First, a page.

The concept of the class is deceptively simple.  It is a fun little idea and it looks as if it is easy to throw together a simple machine.  But when the urchins are absorbed with this idea you can sneak in some learning.  How to solder wires.  Why "center of gravity" is an important concept.  The correlation between speed and torque.  Why hot glue is called that.

Some things are learned by actual lecture style instruction.  Others are learned by dedicated trial and error, building and rebuilding a machine using what you learn from each iteration.  Some things are best learned on the day of the tournament when the robots face harsh reality.  The official motto of Machines Behaving Badly is:

"Oh my.  That could have gone better."

A good bunch of students this year, only one or two whose level of middle school behaviour pushes the needle into the red zone.  They have worked hard by the standards of the day.  Of course every year they know less about how to things, anythings really, that do not result from their moving finger tips across the screens of their phones.  This is a screwdriver.  No, we use the other end.  This is a hot glue gun. Before you grab it, can you tell me why it is called that?

Sometimes I get a feeling that H.G. Wells had it spot on.  We are going to evolve into gentle, non technological Eloi.  Perhaps I will in distant future generations be remembered and revered(?) as the creator of the Morlocks.....

Enough musings for now.  I actually get to keep this bunch of students for a while longer.  We will be doing various things with Barbie Jeeps.....

Pictures from the 2018 edition of Morlocks, oh I mean, Machines Behaving Badly.

We had a full house for the event.

The robot below had an ambitious spinning weapon...big strips of flexible lexan with a large, mean screw on each end.

Here it is in action.  It did pretty well until it stripped some gears that could not be replaced.  

We had a record number of girls in the class this year, all very good competitors.  Their robots were sometimes a bit better decorated, as with "Sparkle Raider" seen below. 

"Brick Flipper" had not only a cool name but an interesting weapon.  It is the low rpm, high torque motor from a paper shredder.  In theory it could snap the mouse trap on another robot and then just lift them clear up in the air.  In practice it was not always successful.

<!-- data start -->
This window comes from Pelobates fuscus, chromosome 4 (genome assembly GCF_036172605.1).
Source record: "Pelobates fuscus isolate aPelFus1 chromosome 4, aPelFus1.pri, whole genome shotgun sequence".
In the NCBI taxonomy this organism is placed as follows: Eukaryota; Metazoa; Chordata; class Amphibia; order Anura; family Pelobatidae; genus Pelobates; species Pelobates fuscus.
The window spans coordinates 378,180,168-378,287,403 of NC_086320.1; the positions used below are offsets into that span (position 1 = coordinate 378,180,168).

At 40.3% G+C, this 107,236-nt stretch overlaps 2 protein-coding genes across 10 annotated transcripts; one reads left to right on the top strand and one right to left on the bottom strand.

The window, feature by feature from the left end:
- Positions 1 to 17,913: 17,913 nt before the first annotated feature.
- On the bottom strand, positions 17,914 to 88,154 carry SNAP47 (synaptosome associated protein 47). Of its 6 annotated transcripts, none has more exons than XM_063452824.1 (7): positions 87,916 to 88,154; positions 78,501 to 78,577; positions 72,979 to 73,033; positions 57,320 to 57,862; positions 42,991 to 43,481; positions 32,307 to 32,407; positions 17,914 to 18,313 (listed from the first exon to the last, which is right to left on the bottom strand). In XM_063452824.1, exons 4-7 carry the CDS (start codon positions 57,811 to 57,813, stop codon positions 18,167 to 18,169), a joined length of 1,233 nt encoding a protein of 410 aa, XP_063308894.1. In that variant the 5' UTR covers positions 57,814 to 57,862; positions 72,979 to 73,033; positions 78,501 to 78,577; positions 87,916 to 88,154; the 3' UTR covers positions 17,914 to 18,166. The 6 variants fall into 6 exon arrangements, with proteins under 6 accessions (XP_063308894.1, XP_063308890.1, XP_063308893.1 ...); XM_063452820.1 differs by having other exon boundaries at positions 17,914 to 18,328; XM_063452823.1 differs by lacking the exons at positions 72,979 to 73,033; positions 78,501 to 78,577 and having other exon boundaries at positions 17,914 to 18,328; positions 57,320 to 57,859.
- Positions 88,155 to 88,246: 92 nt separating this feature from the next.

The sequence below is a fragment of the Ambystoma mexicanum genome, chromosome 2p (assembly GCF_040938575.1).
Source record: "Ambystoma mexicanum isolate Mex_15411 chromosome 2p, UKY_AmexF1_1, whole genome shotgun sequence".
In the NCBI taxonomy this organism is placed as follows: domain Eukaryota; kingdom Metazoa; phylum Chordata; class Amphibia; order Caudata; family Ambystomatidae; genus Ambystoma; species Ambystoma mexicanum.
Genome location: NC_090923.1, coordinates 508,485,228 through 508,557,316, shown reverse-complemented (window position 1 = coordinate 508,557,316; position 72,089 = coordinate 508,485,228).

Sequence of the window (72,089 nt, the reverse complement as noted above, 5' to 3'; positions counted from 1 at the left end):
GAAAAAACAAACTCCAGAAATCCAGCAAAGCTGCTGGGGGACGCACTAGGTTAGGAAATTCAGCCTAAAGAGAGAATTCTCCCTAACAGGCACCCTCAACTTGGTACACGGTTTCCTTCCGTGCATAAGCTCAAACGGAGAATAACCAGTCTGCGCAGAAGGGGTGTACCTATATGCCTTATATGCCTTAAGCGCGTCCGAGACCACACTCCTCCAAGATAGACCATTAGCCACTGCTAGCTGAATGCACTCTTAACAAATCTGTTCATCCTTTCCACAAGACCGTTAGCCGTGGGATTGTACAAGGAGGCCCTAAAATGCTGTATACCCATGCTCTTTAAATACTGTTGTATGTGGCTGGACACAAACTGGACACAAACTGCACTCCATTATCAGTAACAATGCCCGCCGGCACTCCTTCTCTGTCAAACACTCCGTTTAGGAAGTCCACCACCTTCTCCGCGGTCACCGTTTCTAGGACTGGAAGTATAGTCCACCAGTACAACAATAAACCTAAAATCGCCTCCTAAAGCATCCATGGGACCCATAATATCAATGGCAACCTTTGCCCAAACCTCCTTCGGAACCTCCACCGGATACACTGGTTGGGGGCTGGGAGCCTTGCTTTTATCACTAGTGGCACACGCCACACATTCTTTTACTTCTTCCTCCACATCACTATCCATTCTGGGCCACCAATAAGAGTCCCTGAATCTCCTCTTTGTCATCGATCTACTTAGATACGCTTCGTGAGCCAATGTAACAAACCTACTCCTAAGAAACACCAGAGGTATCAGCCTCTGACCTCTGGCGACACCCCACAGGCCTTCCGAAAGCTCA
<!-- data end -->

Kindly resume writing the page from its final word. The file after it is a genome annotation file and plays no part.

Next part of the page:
And of course we had the FIRST robot on hand, along with four of the team members who have been helping with the middle school project.  Here "Mr. Clamps" is carrying a defeated robot off to Robot Cemetery!

It was a good bunch of kids this year.  I don't recall ever seeing this many competitors shake each other's hands after a match.  And on occasion, even before one.  Many involved parents and grandparents too.  Good to have the high school team and robot on hand so I can point and say...."There's the future".

Sunday, November 11, 2018

The Guns fall Silent

In recent years I have started giving talks to a local "Learning in Retirement" group. Quite fun actually, many of them are retired University folks and I have had sizable, knowledgeable groups turn up for programs on Archaeology, Baseball, and Robotics.

On Friday I did a special program.  I discussed my adventures working on a World War One battlefield archaeology dig.  I'd asked that it be scheduled as close as possible to 11 am, November 11th.  That of course was the exact moment that the Great War ended.  Literally at the 11th hour, of the 11th day, of the 11th month.

It was a good sized audience and I had a lot to say.  Of course the light hearted and the somber got inter twined.  If you followed my real time reports from the site back in May and June you will recall much that was frankly surreal.  I surprised myself a bit towards the end.  Describing the human cost of the war, the husbands, sons and sweethearts thrown away so pointlessly, I actually choked up a bit.  I've done enough public speaking to know a few tricks to get around this sort of situation, and its a good thing I did.

I talked a bit at the end about how The Great War changed the world, Western Civilization in particular.